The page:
Settling in for UFC 133 tonight? If so, you'll want to grab the UFC TV app from the Android Market. The app itself allows for viewing live UFC events and if you have a device capable of HDMI out you can broadcast them direct your TV plus, you get to view all the press conferences and weigh-ins live for free. Live events and past events do cost you some money but the app itself is free. Pretty decent app for UFC fans out there. Download link can be found past the break.
Apps. They make the world go round. OK, well maybe not quite, but they are an enjoyable part of the Android platform and finding new ones can be a bit difficult at times. With so many apps in the market it can be hard to find the right one for you, so let's hit the break and take a look at some of our favorites.
Tower defense games, a genre as old and time-tested as... well, at least that one mod I found for Warcraft III back in the day. At any rate, tower defense games seem a dime-a-dozen these days, especially on Android, but a strapping young whippersnapper looks to be the king of the heap.
For those of you who've played Robo Defense, you know it's the grandaddy of tower defense games on Android. Take Robo Defense's core gameplay mechanics (or any tower defense game's gameplay mechanics) and slap the shiniest, smoothest, most excellent graphics on them you can, and you've got Fieldrunners HD.
From a mechanical standpoint, Fieldrunners HD plays just like any other tower defense game. Set up towers (of which there are many), pew pew the bad guys, and earn monies for it. With your newly acquired cash, buy more towers, pew pew the bad guys... You see where I'm going with this. It isn't a bad thing Fieldrunners HD doesn't change the game, because the formula works. It's still fun.
The biggest selling point for this puppy are the graphics. Man, are those graphics gorgeous. I know it sounds like I'm blowing it out of proportion, but I can't get over it! You're looking at an early-days Android user who lived and breathed Robo Defense. When Robo Defense got a graphical overhaul not too long ago, I was pleased. But man, it doesn't touch Fieldrunners HD.
You've got full body motion on the troops you're trying to mow down, sound effects enabled by default, and at least on my device, not a stutter to be seen. You can even throw the whole round into 2x speed and it'll run like greased lightning. Like butter. Pick your cliche, cause it's good.
Other than that, there isn't much more to say. You've got three modes of difficulty, so start off easy to make yourself feel good, then ramp up the difficulty and watch the computer field-run circles around your vain efforts to shoot them down. It builds character, I hear.
Fieldrunners HD runs $2.99 a copy, which is an absolute steal for something this polished. It might be a bit more expensive than some other games in its genre, but they're not offering what Fieldrunners HD is offering.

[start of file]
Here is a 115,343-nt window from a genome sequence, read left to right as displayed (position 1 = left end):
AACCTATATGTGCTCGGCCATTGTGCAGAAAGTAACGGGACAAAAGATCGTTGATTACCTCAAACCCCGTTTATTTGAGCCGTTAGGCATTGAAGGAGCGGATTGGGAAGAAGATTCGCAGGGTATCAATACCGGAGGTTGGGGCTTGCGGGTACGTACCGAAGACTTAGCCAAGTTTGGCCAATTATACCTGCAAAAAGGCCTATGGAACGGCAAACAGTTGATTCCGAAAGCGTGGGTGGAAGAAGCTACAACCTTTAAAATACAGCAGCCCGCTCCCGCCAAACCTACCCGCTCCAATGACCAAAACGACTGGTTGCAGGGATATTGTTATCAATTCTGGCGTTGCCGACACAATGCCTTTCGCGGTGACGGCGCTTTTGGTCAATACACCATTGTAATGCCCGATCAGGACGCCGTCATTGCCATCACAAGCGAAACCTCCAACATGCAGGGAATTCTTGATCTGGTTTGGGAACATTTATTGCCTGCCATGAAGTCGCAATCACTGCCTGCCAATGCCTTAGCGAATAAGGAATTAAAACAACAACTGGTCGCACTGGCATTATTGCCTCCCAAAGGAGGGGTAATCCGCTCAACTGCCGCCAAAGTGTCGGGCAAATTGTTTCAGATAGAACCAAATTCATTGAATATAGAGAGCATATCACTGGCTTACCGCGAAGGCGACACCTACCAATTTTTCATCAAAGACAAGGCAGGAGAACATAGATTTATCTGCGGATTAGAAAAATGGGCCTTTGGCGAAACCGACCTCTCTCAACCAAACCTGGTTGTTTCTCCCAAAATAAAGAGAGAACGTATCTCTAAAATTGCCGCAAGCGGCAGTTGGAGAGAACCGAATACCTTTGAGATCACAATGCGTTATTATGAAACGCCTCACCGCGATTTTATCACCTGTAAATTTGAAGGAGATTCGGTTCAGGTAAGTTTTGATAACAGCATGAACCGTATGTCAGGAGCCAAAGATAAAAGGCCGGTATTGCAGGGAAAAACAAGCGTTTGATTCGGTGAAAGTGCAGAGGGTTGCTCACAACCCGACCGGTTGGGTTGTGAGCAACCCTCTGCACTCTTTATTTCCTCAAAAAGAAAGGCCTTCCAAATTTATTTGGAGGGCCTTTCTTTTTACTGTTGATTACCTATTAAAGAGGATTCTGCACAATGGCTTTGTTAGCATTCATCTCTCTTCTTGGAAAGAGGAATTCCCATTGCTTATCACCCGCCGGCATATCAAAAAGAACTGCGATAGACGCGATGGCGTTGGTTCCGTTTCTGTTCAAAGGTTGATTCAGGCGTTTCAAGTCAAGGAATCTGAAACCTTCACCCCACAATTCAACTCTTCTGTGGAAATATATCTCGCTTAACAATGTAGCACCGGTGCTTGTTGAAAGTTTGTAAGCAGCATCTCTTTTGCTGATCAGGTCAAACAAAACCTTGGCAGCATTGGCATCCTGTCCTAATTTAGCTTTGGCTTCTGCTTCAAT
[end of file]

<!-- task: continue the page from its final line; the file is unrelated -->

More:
Finding the right keyboard for your tablet can be tough. It's like shopping for a smartphone really, different strokes for different folks and not any one app is going to cover everybody. That said; Thumb Keyboard certainly tries to cover all bases and requirements a user may run into and the latest update shows adds some pretty interesting features as you see in the video but here's a run down of them all:
Coverflow theme browser with 24 themes (more to come)
Option to adjust the width of the split keyboard to the range of your thumbs!
Option to change the secondary symbols on the letter keys
Text shortcut buttons (save and re-enter much used phrases)
New prediction feature: predict next word based on previous one.
Better prediction by the use of new dictionaries
4.3: new theme browser, lots of new themes, customizable sec. symbols
4.3.2: new landscape layout with cursor keys, new themes
Having been using Thumb Keyboard on my Motorola Xoom for the past 24 hours now, I can safely say that it is leaps and bounds better then the built-in keyboard. Having customizable options is pretty awesome, especially being able to adjust the height of the keyboard, as standard settings for me seem too large. Add the themes added by WJD Designs and you've got a whole new look to your tablet. If you're shopping around for a new keyboard layout, give Thumb Keyboard a look. Screen shots and download links can be found beyond the break.
Sharing videos on Twitter just got a little easier, with Twitvid releasing its own Android application. With it you'll be able to record photos and video, insert a message and then upload straight to Twitter. Sure, many Twitter clients already include that functionality. But if you want something that's straight to the point, without a lot lot of other functionality, Twitvid might be the way to go. It's free, and we've got download links after the break.
Here's another nice title from the folks who brought us The Going to Bed Book. The Tale of Peter Rabbit is a story most of us should know, if not still love. And it's available on Android in beautiful fashion.
It's not cheap -- running $5.19 U.S. -- but you get the entire story, with animated pictures on every page. It's a "pop-up" book, meaning there are little "tabs" you can pull to also make the character do things. Plus you can tap on each word of the story to have it repeated, helping teach a child to read. The optional background music also is wonderfully done.
We're not completely sold on the pricing, but the app is really well done. We've got download links after the break.